In GB1528874, the coupling members of adjacent elements form together a duct through which is inserted an elongate locking member, the locking member having at least two opposite longitudinal edges that are a slide fit within the duct, so as toprevent the locking member from twisting under load.

In GB 1511189, it was further proposed that the longitudinal duct, of each element have an internal partition substantially parallel to the outer surfaces of a building structure made up of elements. The partition was principally to provideadditional heat insulation,

Further proposals for such profile elements have been made in EP0709368A, in which multiple duct elements have main ducts and intermediate secondary ducts having internal partitions that are in line. Connections of these elements together is asdisclosed in GB1511189 and GB1528874.

A yet further proposal for such profile elements was made in GB2147334A, in which upper coupling members consist of cylindrical, slotted downwardly open flanges of such dimension that a flange of a first element can be snap-locked into a flangeof a second identical element. In addition, the lower end of one side wall of an element is integrally connected to a guide member which is adapted to engage the anchoring member of an adjacent element so as to maintain the lower ends of two adjacentside walls interspaced relationship so as to form a tight connection between such elements.

In our own GB22687665A, we proposed a hollow building element of plastics material comprising a plurality of hollow ducts in two layers and having at opposite sides thereof coupling members whereby elements are connected to each other, uppercoupling members comprising a part engageable with a stiffening or reinforcing beam between the adjacent elements.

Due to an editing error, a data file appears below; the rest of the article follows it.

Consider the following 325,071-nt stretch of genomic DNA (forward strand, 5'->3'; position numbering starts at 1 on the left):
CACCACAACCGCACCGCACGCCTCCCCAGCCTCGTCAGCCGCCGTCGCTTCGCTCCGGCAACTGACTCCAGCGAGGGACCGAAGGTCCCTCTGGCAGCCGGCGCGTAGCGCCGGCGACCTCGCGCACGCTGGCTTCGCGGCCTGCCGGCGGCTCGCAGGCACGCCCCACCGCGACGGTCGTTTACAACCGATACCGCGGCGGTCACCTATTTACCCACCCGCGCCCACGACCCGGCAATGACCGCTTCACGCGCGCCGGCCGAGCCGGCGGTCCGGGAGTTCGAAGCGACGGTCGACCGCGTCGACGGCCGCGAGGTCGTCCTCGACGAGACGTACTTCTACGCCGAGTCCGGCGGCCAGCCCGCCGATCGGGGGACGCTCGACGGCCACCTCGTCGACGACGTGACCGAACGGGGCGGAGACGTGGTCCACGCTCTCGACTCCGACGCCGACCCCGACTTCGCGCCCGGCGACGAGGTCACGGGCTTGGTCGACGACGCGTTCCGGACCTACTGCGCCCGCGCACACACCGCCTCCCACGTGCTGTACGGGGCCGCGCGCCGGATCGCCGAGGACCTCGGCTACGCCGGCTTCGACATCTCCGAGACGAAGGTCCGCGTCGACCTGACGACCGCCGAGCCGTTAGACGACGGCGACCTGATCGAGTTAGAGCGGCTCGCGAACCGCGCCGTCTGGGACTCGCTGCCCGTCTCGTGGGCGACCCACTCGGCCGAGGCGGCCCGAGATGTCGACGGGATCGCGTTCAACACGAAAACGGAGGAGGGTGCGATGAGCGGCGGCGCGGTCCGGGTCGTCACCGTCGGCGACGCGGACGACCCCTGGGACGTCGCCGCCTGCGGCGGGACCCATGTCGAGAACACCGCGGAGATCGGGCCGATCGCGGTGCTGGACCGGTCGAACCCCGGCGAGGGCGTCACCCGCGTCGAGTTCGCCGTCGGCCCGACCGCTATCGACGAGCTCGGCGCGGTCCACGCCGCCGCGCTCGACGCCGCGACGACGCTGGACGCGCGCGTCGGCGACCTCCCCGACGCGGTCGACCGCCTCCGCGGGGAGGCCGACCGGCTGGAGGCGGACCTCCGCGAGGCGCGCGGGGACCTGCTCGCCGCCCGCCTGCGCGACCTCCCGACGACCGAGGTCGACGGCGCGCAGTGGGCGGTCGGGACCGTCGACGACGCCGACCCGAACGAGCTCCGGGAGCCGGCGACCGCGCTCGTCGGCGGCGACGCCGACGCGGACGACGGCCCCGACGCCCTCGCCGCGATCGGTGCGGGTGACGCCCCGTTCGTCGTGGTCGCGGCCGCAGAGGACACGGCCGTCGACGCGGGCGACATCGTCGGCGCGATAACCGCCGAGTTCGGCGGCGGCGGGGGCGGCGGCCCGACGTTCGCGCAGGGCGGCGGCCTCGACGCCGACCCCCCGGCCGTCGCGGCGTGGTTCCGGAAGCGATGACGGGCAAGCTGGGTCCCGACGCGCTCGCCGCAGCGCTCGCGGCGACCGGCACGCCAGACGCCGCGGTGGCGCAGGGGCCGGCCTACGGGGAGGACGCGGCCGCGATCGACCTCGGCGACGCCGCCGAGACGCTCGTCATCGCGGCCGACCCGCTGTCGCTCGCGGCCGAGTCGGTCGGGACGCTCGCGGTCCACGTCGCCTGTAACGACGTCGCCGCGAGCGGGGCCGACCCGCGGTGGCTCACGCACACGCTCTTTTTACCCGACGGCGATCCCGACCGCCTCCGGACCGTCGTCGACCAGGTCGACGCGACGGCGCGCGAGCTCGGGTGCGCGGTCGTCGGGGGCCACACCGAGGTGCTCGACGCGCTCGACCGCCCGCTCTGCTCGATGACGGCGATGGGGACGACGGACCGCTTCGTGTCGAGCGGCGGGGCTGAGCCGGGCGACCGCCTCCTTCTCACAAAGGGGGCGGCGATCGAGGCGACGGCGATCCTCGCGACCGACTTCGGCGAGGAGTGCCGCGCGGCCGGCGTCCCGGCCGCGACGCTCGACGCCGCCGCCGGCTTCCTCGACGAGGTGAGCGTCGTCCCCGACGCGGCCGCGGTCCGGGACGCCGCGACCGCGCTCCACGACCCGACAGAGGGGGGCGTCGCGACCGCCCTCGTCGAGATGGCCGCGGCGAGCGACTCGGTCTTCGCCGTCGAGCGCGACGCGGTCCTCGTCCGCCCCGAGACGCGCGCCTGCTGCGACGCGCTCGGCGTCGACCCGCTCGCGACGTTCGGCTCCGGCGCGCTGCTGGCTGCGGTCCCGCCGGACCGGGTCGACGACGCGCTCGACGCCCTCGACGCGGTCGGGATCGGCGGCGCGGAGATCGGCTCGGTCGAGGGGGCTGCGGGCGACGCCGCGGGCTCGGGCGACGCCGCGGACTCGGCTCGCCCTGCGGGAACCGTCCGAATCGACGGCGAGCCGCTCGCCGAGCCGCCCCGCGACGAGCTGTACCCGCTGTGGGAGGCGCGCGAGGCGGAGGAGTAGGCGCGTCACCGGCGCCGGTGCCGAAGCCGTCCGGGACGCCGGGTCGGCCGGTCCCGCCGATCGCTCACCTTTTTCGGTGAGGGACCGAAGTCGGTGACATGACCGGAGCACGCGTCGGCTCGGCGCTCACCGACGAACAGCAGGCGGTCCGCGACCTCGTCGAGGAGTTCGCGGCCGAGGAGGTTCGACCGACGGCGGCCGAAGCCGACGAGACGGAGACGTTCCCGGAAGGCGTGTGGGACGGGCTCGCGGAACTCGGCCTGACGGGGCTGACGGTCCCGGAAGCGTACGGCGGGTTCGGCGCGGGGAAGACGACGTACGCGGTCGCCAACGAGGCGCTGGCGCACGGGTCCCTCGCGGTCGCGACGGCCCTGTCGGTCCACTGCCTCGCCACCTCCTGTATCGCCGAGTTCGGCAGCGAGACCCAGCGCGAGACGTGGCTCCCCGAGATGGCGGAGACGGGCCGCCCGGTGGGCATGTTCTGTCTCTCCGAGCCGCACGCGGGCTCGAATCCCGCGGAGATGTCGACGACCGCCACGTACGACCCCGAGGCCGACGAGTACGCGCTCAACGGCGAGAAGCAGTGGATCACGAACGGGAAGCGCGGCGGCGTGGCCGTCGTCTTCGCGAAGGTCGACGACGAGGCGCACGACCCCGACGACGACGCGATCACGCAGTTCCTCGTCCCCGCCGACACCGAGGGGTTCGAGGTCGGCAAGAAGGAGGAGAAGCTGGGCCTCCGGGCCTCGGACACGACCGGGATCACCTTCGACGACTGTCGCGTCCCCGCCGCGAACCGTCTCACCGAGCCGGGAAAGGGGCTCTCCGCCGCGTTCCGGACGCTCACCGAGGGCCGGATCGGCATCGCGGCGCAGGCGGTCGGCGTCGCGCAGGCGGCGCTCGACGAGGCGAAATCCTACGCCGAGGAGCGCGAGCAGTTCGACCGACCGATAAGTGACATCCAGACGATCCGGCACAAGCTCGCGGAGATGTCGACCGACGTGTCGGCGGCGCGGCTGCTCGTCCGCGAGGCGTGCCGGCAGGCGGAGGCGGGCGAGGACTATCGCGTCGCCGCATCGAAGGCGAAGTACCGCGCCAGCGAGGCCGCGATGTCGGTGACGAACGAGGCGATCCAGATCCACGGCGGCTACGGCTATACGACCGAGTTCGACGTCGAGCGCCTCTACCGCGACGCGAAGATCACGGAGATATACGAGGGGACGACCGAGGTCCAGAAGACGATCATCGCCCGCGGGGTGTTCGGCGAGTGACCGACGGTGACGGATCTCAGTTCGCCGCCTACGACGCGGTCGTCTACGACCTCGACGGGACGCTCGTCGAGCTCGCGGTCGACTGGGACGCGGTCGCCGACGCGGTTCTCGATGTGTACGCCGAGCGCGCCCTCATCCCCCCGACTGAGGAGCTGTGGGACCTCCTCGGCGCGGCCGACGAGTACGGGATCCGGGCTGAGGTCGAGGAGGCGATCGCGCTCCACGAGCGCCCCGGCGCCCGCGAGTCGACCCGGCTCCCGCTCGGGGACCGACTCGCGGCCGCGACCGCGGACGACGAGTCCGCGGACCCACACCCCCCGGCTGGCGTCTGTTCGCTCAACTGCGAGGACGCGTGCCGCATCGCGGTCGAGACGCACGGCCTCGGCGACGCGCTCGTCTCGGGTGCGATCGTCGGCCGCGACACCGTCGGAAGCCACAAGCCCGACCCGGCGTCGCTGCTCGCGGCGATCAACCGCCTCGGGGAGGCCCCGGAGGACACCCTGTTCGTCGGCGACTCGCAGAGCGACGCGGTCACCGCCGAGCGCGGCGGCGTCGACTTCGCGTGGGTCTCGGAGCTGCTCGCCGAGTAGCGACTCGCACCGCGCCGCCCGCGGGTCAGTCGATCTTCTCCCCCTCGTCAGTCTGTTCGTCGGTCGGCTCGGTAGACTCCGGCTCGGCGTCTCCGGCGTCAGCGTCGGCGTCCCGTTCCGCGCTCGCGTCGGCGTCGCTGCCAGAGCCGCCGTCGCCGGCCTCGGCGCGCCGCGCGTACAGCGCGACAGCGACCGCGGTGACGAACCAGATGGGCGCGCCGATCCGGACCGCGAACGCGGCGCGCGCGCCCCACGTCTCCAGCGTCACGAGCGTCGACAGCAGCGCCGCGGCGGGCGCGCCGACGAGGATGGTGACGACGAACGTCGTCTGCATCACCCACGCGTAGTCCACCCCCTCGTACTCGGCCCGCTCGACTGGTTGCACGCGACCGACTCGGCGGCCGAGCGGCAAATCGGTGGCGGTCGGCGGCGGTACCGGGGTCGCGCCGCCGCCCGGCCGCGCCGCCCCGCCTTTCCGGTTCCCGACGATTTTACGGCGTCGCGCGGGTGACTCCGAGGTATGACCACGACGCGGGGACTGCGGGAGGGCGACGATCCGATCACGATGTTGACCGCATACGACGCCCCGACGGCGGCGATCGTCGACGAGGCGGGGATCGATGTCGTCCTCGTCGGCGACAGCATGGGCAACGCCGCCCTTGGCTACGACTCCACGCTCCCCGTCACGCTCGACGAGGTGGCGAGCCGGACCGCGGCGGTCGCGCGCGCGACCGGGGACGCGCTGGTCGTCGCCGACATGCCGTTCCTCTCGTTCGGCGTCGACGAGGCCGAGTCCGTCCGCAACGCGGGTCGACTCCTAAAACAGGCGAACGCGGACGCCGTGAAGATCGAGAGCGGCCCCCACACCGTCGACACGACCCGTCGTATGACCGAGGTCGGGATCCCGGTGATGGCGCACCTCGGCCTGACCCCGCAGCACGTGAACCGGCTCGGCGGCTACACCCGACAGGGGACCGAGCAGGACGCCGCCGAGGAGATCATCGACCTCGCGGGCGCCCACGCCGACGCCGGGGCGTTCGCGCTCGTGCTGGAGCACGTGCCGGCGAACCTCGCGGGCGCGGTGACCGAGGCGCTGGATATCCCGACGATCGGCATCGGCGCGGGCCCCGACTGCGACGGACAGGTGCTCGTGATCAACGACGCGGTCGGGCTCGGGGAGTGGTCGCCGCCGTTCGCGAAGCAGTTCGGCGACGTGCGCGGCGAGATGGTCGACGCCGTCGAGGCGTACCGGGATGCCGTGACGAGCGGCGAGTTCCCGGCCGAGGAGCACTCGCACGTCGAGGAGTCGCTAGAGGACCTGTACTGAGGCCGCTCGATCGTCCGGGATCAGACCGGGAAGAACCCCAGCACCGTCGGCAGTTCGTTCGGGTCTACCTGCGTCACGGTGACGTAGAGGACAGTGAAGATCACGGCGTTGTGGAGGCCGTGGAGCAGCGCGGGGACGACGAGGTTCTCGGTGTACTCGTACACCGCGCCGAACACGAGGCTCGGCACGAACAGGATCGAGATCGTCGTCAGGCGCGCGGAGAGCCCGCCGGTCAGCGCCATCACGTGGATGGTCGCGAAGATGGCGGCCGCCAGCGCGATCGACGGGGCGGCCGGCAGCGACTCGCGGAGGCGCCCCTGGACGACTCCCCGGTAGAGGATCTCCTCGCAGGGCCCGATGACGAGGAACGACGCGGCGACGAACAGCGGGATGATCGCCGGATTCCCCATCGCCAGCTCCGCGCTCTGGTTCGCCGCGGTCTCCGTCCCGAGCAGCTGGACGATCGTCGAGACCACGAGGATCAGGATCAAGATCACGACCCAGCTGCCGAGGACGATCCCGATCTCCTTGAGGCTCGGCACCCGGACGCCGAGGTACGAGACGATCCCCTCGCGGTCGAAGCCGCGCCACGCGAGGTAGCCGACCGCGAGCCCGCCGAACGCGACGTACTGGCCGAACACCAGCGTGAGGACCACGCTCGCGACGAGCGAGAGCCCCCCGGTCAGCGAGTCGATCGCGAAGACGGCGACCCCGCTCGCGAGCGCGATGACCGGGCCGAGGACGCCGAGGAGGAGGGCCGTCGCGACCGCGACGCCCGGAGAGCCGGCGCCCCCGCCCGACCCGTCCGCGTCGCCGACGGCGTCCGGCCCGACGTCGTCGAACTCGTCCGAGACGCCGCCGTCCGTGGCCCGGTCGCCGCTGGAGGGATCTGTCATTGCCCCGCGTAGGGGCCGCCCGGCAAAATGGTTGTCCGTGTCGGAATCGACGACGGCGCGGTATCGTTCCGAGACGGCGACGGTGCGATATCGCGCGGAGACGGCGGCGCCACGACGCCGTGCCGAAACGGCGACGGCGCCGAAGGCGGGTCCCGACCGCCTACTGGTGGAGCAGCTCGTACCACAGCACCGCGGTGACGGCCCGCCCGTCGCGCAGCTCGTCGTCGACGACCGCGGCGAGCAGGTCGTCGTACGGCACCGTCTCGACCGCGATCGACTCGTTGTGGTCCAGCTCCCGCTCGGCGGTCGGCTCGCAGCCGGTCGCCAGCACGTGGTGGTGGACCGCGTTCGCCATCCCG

In our subsequent GB2318133A, we proposed a hollow building element of plastics material comprising one or more longitudinal ducts and having, at opposite sides thereof, coupling members whereby elements are connected to each other directly orindirectly, wherein lower coupling members comprise ducted flanges to provide an insulation barrier.

Problems with the type of elements described above and structures made there from arise in the two areas. The first lies in the formation of cold spots causing condensation within or between the elements. Cold spots are formed where elementsare coupled together, because aluminum stiffening beams used to reinforce and in some cases hold elements together are in contact with single layers of plastics material forming coupling flanges providing a oath for heat loss by conduction.

The second problem lies in dealing with water collecting between elements either huge condensation or rainwater ingress. If water remains within the space between elements, it can be unsightly from below as well as causing corrosion.

The object of this invention is to provide improved coupling of plastics profile building elements.

According to a first aspect of this invention there is provided a hollow building element of plastics material comprising one or more longitudinal ducts and having, at opposite sides thereof, coupling members, whereby elements are connectedtogether directly or indirectly, wherein an upper coupling member at one side of an element is a hook like member and an upper coupling member at the opposite side of the element includes a latch for the hook-like member of another like element.